Origin of vogue
Examples from the Web for vogue
Someone recently sent me an old Joan Didion essay on self-respect that appeared in Vogue.Daphne Merkin on Lena Dunham, Book Criticism, and Self-Examination|Mindy Farabee|December 26, 2014|DAILY BEAST
But the Madonna videos—particularly “Express Yourself” and “Vogue”—are uniquely spectacular.
Condé Nast is known for its legacy publications, such as The New Yorker, Vanity Fair, Vogue, GQ, and more.Porn Keeps Up with the Kardashians: Belle Knox on the Mainstreaming of Adult Stars|Aurora Snow|September 27, 2014|DAILY BEAST
Vogue editor Anna Wintour was spotted in a water taxi with the bridal party on Friday night as they disembarked at the Aman Hotel.In Run-Up to Wedding of George & Amal, Celebs and Paparazzi Stir Up the Canals of Venice|Barbie Latza Nadeau|September 27, 2014|DAILY BEAST
But behold, DiCaprio, whose volcanic growth of furze is surely proof that the vogue for beards needs to be trimmed back.Leo, the Beard Has to Go: When a Man’s Facial Hair Reaches Crisis Point|Tim Teeman|September 22, 2014|DAILY BEAST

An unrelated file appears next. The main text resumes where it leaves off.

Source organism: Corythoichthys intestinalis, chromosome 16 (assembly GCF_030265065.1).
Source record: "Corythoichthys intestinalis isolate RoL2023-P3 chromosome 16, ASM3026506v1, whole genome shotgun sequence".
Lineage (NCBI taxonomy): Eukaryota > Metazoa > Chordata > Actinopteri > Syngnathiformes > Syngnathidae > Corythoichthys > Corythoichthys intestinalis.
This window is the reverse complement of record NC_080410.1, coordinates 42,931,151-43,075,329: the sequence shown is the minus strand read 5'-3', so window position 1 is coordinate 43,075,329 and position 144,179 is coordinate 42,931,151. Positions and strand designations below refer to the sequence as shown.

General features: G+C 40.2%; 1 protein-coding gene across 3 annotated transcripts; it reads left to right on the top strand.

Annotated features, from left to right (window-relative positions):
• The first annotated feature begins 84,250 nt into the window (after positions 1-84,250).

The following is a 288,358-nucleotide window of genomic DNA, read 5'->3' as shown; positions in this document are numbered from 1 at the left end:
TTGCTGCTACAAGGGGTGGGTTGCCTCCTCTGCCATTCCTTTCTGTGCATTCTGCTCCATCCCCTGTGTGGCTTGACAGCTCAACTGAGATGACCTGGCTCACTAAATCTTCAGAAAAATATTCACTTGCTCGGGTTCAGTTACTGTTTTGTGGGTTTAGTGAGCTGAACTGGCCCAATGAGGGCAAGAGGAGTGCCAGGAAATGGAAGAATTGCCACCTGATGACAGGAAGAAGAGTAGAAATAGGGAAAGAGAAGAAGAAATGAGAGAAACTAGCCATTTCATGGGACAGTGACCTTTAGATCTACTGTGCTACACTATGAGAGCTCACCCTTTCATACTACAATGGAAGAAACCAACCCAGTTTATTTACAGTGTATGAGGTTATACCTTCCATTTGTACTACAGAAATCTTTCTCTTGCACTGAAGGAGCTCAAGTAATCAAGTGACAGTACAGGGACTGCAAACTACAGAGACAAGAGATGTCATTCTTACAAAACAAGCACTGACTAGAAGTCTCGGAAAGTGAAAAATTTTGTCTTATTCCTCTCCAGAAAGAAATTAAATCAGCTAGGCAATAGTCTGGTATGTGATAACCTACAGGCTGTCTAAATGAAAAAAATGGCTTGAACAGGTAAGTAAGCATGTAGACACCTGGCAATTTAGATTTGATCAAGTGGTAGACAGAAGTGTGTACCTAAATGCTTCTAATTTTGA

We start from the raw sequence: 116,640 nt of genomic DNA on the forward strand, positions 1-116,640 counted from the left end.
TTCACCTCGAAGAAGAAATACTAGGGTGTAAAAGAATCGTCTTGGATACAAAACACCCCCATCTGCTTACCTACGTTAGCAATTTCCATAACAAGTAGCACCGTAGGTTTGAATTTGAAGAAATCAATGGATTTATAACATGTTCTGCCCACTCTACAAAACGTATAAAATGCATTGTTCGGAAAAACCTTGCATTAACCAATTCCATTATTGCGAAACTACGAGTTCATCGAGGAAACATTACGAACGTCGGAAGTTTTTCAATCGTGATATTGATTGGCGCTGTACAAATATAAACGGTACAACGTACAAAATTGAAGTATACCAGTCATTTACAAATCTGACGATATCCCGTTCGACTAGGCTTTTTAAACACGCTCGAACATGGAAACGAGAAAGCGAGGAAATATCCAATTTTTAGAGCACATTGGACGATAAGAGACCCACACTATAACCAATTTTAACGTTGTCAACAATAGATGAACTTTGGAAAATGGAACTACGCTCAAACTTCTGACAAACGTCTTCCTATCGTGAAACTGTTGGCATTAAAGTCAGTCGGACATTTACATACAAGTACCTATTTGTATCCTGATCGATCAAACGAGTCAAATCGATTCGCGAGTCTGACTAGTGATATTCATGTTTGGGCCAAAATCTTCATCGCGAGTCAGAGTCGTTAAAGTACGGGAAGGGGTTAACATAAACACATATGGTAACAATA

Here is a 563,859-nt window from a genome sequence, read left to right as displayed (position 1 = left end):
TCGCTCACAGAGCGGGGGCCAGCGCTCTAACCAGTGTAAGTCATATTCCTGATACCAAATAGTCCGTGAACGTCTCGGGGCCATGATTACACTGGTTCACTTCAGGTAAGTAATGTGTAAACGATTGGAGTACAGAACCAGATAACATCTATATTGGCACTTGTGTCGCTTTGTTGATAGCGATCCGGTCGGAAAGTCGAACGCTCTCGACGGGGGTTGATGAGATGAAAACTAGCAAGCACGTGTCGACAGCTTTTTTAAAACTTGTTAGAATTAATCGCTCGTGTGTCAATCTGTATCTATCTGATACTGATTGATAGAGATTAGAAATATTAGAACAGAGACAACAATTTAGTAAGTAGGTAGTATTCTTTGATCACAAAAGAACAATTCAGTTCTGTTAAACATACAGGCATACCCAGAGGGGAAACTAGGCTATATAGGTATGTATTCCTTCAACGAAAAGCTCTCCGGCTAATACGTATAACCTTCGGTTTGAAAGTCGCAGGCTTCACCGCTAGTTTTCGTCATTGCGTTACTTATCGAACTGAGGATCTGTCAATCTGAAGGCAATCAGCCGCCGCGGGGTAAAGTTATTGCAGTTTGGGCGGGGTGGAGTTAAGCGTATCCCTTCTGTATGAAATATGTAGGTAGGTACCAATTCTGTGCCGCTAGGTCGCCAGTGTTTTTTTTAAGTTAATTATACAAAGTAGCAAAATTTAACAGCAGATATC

In the New England region torch-fishing at night was in vogue.
It does not seem likely that luminous bacteria will ever come into vogue for illuminating purposes.The Nature of Animal Light|E. Newton Harvey
This method is still in vogue with English entomologists, but can not be recommended except for mounting duplicates.Directions for Collecting and Preserving Insects|C. V. Riley
It was then that the custom of electioneering by means of processions and bands of music came into vogue.A History of the Nineteenth Century, Year by Year|Edwin Emerson
(It is called the pushpa-talpa and is still in vogue even in the present form of marriage).
British Dictionary definitions for vogue
Word Origin for vogue
Word Origin and History for vogue
1570s, the vogue, "leading place in popularity, greatest success or acceptance," from Middle French vogue "fashion, success, drift, swaying motion (of a boat)" literally "a rowing," from Old French voguer "to row, sway, set sail," probably from Old Low German *wogon, variant of wagon "float, fluctuate," literally "to balance oneself" (see weigh). Apparently the notion is of being "borne along on the waves of fashion." Italian vogare also probably is borrowed from Germanic. Phrase in vogue "having a prominent place in popular fashion" first recorded 1643. The fashion magazine began publication in 1892.